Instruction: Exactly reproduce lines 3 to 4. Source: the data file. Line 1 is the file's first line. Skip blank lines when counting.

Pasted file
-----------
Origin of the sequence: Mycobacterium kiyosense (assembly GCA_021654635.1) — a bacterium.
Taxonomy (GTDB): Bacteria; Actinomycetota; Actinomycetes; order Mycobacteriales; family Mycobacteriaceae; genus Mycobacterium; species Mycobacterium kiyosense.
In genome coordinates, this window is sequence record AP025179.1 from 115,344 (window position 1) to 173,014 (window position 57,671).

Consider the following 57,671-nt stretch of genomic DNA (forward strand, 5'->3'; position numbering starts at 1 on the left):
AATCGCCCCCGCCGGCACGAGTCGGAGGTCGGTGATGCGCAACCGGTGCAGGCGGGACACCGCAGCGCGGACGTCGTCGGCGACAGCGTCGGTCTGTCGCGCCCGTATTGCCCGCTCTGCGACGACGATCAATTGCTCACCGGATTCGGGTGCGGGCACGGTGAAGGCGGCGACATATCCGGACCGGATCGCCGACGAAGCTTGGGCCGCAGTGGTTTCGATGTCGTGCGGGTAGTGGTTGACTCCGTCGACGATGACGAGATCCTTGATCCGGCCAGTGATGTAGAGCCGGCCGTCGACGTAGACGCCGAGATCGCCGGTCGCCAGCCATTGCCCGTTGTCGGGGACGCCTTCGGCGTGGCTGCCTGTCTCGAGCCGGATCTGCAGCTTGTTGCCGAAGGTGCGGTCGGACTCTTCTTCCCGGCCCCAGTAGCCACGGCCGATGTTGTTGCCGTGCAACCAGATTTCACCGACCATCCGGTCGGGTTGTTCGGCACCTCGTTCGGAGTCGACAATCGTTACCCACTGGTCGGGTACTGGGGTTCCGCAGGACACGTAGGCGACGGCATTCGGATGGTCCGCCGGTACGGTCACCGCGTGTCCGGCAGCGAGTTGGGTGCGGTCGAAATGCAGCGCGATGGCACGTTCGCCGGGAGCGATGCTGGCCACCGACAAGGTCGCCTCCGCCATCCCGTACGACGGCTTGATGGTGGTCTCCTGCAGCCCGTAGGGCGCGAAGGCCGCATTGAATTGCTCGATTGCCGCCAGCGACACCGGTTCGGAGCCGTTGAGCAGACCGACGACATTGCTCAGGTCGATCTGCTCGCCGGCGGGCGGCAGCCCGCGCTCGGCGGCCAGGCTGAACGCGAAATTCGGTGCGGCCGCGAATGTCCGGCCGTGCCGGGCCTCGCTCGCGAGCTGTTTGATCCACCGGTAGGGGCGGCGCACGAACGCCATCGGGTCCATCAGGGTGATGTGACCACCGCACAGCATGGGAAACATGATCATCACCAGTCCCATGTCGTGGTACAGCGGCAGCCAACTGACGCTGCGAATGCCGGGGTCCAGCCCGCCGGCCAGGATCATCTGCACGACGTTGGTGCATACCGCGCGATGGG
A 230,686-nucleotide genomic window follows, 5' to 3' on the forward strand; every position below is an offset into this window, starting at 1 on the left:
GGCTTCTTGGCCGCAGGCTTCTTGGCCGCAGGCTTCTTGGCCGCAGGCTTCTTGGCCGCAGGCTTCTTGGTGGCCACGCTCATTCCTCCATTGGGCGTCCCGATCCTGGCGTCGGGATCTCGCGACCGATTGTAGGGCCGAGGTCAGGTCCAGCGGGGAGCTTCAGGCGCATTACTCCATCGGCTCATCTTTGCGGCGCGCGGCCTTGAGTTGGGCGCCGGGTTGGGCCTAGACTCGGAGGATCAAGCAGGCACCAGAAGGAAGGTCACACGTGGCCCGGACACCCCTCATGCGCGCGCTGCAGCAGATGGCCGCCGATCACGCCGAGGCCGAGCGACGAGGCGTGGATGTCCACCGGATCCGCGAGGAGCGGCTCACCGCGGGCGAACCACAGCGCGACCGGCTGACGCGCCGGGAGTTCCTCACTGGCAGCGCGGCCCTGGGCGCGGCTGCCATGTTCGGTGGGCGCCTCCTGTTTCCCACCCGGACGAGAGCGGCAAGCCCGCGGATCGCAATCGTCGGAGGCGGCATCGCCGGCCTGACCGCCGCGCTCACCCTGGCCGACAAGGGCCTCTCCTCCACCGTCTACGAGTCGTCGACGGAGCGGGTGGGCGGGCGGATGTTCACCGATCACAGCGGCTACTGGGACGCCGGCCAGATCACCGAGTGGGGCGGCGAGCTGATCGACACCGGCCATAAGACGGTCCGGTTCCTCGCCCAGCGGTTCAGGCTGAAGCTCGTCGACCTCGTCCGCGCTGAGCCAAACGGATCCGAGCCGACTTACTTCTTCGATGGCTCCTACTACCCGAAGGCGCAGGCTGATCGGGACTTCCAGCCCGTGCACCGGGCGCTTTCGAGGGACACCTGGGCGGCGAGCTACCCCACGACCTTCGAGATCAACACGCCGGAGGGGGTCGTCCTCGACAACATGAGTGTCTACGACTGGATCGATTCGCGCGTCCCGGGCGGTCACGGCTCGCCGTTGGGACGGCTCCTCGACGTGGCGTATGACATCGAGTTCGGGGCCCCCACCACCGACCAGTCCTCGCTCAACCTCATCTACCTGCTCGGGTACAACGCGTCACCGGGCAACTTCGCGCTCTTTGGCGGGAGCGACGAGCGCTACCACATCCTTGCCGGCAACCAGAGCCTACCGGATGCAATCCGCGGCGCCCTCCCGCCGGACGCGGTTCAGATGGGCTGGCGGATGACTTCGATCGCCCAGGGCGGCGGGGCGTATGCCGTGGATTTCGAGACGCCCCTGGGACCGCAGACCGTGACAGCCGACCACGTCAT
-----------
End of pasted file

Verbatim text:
In genome coordinates, this window is sequence record AP025179.1 from 115,344 (window position 1) to 173,014 (window position 57,671).

Consider the following 57,671-nt stretch of genomic DNA (forward strand, 5'->3'; position numbering starts at 1 on the left):